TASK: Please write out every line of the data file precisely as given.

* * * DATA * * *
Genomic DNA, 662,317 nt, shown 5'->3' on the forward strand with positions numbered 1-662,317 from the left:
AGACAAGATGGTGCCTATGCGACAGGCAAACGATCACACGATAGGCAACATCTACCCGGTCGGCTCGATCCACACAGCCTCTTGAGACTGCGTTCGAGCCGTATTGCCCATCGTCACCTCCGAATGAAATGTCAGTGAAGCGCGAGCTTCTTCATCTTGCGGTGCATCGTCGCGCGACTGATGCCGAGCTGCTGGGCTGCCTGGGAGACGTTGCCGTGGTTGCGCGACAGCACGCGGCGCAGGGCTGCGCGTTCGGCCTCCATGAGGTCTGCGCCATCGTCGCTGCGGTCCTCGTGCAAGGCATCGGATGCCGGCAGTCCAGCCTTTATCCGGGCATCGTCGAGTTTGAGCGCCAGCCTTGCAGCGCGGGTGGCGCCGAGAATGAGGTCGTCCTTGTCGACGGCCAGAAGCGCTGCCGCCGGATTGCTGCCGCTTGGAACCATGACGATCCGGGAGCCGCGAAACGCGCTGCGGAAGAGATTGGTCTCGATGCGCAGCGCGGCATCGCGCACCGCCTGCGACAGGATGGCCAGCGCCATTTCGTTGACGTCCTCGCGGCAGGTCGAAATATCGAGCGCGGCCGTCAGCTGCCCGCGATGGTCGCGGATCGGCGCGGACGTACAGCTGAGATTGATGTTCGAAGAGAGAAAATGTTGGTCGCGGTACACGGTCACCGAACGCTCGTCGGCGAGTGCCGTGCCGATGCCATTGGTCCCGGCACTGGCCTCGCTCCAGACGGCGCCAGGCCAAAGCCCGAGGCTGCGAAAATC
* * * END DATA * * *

Genomic DNA, 662,317 nt, shown 5'->3' on the forward strand with positions numbered 1-662,317 from the left:
AGACAAGATGGTGCCTATGCGACAGGCAAACGATCACACGATAGGCAACATCTACCCGGTCGGCTCGATCCACACAGCCTCTTGAGACTGCGTTCGAGCCGTATTGCCCATCGTCACCTCCGAATGAAATGTCAGTGAAGCGCGAGCTTCTTCATCTTGCGGTGCATCGTCGCGCGACTGATGCCGAGCTGCTGGGCTGCCTGGGAGACGTTGCCGTGGTTGCGCGACAGCACGCGGCGCAGGGCTGCGCGTTCGGCCTCCATGAGGTCTGCGCCATCGTCGCTGCGGTCCTCGTGCAAGGCATCGGATGCCGGCAGTCCAGCCTTTATCCGGGCATCGTCGAGTTTGAGCGCCAGCCTTGCAGCGCGGGTGGCGCCGAGAATGAGGTCGTCCTTGTCGACGGCCAGAAGCGCTGCCGCCGGATTGCTGCCGCTTGGAACCATGACGATCCGGGAGCCGCGAAACGCGCTGCGGAAGAGATTGGTCTCGATGCGCAGCGCGGCATCGCGCACCGCCTGCGACAGGATGGCCAGCGCCATTTCGTTGACGTCCTCGCGGCAGGTCGAAATATCGAGCGCGGCCGTCAGCTGCCCGCGATGGTCGCGGATCGGCGCGGACGTACAGCTGAGATTGATGTTCGAAGAGAGAAAATGTTGGTCGCGGTACACGGTCACCGAACGCTCGTCGGCGAGTGCCGTGCCGATGCCATTGGTCCCGGCACTGGCCTCGCTCCAGACGGCGCCAGGCCAAAGCCCGAGGCTGCGAAAATC